As we continued on our walk, I talked with Ryan and my parents, but no decisions were made. I was assured that they would be there for me whatever my decision was. I wrestled with every possible option available, but could only think of one thing. What if Olive hurts someone? I knew I could not keep her, but if I took her back to the Humane Society, she would be adopted to another family, possibly with another dog or small children. I couldn’t let that happen, so I made the awful decision to have her put down.

The morning of June 22, 2005 I left for work after a lot of kisses and scratches and hugs for Olive and quite a few tears. My mom came shortly after I left and took Olive home with her. My dad picked her up and took her to the vet. He had already made arrangements so that they could come in the back door, where she wouldn’t come in contact with any other animals. As soon as the vet laid eyes on her he told my dad he could see why we had been having so much trouble.

It was the hardest thing I’ve ever had to do. Olive was my responsibility. I volunteered to be her sole caretaker and give her everything she needed. I felt like such a failure, I would look around at other people walking their dogs and get sad and jealous. So many people have dogs, what is wrong with me that I couldn’t keep mine? But I have slowly realized that it wasn’t my fault. I did everything I could to keep her and take care of her so she could have the best life, and so that I could have a great companion as well. But I see now that sometimes, no matter how hard you try; some things just can’t work out the way you want them to.

My quilt is a portrait of Olive sitting in her favorite spot by the window keeping watch over the yard. I used hand-dyed fabrics and some commercial fabric and over-dyed commercial fabric. It was fused and then hand and machine quilted.


One over a quarter century

I made it past the quarter century mark. At 10:22pm EST I turn 26.
So far, I've gotten cards from Ryan's family, and two skeins of sock yarn from his mom Gayle. She knows me so well. The card on top there is from Ryan's 3-1/2 year old nephew Joey, he told me he picked that card out for me because that possum is smiling. He had the cutest little grin on his face and was bashful and so proud of himself at the same time. adorable.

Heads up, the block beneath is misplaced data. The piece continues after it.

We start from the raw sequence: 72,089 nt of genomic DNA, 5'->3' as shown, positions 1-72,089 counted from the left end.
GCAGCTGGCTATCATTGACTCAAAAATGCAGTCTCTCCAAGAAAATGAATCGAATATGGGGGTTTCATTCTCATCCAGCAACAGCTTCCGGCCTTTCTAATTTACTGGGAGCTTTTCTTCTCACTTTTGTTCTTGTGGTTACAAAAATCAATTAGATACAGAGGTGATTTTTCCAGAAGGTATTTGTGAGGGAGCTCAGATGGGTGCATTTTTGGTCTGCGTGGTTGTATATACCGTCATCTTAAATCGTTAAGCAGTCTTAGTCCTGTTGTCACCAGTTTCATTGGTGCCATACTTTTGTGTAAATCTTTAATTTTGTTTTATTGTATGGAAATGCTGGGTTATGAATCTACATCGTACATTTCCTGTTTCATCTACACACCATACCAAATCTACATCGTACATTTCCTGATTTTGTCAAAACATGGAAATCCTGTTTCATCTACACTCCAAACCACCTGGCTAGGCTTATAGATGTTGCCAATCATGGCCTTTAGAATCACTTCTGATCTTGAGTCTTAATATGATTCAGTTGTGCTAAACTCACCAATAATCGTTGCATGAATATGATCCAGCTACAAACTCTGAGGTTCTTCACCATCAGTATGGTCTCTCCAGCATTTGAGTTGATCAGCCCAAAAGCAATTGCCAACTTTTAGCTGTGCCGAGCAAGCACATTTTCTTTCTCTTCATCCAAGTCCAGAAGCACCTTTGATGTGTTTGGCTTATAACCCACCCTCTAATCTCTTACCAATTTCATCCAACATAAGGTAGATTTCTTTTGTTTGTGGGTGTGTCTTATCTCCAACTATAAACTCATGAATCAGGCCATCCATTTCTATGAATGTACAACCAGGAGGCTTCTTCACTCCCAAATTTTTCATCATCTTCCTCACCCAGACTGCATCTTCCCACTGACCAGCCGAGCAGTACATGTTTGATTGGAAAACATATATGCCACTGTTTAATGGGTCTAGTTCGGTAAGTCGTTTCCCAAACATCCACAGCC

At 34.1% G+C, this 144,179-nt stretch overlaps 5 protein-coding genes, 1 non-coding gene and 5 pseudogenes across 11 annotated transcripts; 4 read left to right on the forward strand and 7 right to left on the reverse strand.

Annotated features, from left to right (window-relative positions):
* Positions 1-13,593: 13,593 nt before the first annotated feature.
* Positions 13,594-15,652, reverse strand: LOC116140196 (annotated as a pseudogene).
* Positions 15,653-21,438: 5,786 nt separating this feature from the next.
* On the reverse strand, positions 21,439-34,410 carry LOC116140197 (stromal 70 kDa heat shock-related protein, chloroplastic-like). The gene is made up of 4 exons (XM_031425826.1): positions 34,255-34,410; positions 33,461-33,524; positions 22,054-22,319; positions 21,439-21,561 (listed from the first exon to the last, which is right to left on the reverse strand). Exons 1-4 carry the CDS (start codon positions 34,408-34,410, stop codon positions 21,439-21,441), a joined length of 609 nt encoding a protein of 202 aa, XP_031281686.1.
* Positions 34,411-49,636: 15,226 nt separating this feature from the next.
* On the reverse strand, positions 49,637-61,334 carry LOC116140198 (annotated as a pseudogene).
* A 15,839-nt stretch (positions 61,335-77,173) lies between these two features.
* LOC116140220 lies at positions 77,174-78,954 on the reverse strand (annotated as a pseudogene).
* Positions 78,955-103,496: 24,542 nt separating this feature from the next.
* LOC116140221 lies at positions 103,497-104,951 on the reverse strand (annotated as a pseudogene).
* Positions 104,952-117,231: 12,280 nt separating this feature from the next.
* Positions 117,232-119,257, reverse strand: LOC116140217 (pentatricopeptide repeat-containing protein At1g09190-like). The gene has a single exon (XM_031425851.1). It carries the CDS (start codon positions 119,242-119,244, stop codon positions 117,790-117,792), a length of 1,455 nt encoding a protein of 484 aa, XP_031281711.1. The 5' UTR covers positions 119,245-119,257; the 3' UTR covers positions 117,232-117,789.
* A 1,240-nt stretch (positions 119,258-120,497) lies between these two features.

Saturday was Joey's little sister's baptism and at the last minute we decided we should bring a gift, and hey, why don't I make her a rosary. So this was my Saturday...

  • 9am wake up with knitting pattern in head and have to sit in bed and knit for a while to test it out

  • 9:30 get up and dressed, go to Ryan's to pick up his dad's rosary that I was going to take apart and use the cross and mary part for Matteson's rosary, and so I could get the number of beads right

  • Stick around and talk cars with Ryan and my dad... well, not so much talking on my part, but listening and thinking about how cute it is to watch my dad and Ryan hang out and work on Ryan's car

  • 11:45 leave Ryan's and go to Bead Store. I decided at the last minute it might not be a good idea (karma-wise) to take apart someone else's rosary. I got lots of good advice and bought new findings for the rosary and pretty glass beads, even though I probably had everything I needed already at home (minus Mary and the Cross)

  • 1:00 get home, gather rosary ingredients and metal working tools and ipod. I did not buy any eye pins or any findings, all the pieces were twisted and cut from sterling silver wire. each bead has it's own little link, hand made by me. Only the best for our little Matteson.

  • 3:15 finish rosary, whip off iPod and clothing and get in shower, get dresssed, do hair and makeup, put on shoes and grab a bag of pretzels (didn't have time to eat) and get in the car to go to Ryan's and then to the baptism.

  • got to Ryan's right at 4:30, he got in the car and we headed to the Church

I just got back to work; I met my mom and dad at Panera for lunch and I got another present! Knitting Rules, by Yarn Harlot! Wahoooooo! I guess this means I have to finish "Secret Life of a Knitter" right quick. Tonight I have school and then Ryan and I are going out with another couple to Applebee's for $2 beers and 1/2 price appetizers. I'm a cheap date. Unless we're going to a yarn store.


Success with Remazols!

A week or so ago I did some more work with the remazol/reactive dyes and this batch turned out pretty darn well, as far as the process actually working correctly. The colors did some funky stuff, which is to be expected with this process.
This picture shows four different designs. Starting on the left, I painted the fabric with green remazol (liquid reactive dye from Pro Chemical) mixed with Basilen Fixing Agent (by Jacquard, not sure yet where we buy it, it is supplied to us at school, I'll have to find out before the end of April and the free supplies (aka school) is over for good), oh, mixed in print paste and soda ash too. After that was dry, I mixed up a chartreuse, yellow orange and grass green and used my finger tip to dab it on randomly onto the green... as you can see, green remazol + green reactive = blue.